The audience used to be a one-way street, nowadays the game has changed, the audience is also on the stage.
With the audience-driven approach, you are making every choice with your audience. The audience conversation will remain active even after the business's success, as people feel engaged in the business.
An example of this is Patrick Collison, the founder of Stripe, who asked his customers about Stripe's roadmap on Twitter, and engaged in hundreds of replies to that Tweet, even now after building a Billion dollar business, they still listen to their developer audience.
Audience-first vs. Audience driven
The audience first implies building an audience and then selling your business products to them, but the audience-driven approach "puts the audience first" to engage with them and empower them. Audience building is an important part of the process but doesn't come first, it's actually the last step.
Audiences are not just walking wallets, they are real people with real problems you would need to build an authentic relationship with them.
Communities and audiences are related, communities are starting points for building audiences. A community looks in all kinds of directions, but the audience looks at you.
The audience-driven approach
You delay building your product until you have chosen and explored an audience for your business.
You first choose a market to operate in and the potential customer, then embed yourself into their communities and learn what you can do to solve their problems, then you turn that into a business idea and start working on it (which you can learn how in Arvid's other book: Zero to Sold 😉).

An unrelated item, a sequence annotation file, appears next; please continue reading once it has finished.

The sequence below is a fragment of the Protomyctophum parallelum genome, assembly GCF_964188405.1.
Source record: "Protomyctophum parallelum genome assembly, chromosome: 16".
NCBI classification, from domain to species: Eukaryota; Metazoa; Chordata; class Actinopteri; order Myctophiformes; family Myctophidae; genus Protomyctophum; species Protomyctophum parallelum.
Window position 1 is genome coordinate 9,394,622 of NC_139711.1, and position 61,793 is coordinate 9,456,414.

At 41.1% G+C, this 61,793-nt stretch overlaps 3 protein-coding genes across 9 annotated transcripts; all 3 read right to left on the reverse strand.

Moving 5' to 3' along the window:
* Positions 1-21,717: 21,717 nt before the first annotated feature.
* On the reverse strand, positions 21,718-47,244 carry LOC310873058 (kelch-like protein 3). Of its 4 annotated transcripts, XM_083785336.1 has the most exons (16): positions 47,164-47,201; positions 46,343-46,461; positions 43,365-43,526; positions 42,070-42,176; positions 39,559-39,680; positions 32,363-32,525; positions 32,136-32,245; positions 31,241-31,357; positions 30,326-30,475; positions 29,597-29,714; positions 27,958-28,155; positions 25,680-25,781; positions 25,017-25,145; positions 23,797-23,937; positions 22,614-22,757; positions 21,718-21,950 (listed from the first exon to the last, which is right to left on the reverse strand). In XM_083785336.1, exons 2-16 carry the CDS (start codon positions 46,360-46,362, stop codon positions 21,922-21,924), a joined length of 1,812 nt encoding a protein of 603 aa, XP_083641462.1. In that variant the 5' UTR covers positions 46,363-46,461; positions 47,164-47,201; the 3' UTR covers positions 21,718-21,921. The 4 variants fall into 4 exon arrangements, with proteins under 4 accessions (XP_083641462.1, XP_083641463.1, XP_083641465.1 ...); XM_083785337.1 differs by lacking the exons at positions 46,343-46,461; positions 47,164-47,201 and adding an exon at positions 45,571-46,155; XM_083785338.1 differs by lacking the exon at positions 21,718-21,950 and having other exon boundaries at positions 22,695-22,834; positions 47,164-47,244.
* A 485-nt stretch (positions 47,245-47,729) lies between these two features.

The audience-driven approach reduces the risk significantly by evaluating your business every step of the way. This makes it less likely for a full pivot to happen.
The concept of coming up with a good idea and trying to build an audience around that.
There's an "entrepreneurial curse" according to Arvid, we tend to assume too much, we have to assume everything will work fine and that we know our audience well. The idea that "build and they will come" is very risky. We tend to focus on solutions and neglect to visualize the underlying problems.
When we have a business idea, the solution is much more visible to us, and if there are enough people to pay for that solution.
Some funders try to build alternative tools for themselves when they feel a problem needs a better solution, but it's still based on assumptions and not validated with a large enough audience.
On the other hand, with the audience-driven approach you "embed" yourself in the community, and understand their problems first and try to solve those problems for them.
Things that Audience-driven helps you with:
- Audience discovery: Who do you want to serve? This is the most important step
- Audience exploration & problem discovery: Being an active part of the community, talking to people, and learning from them
- Audience building: Creating for your audience, and solve real problems for real people, and becoming the domain expert by constantly showing up and providing valuable contributions to the community
In the coming chapters, Arvid talks about the above points in detail. Thanks for reading, let me know what you think on my Twitter.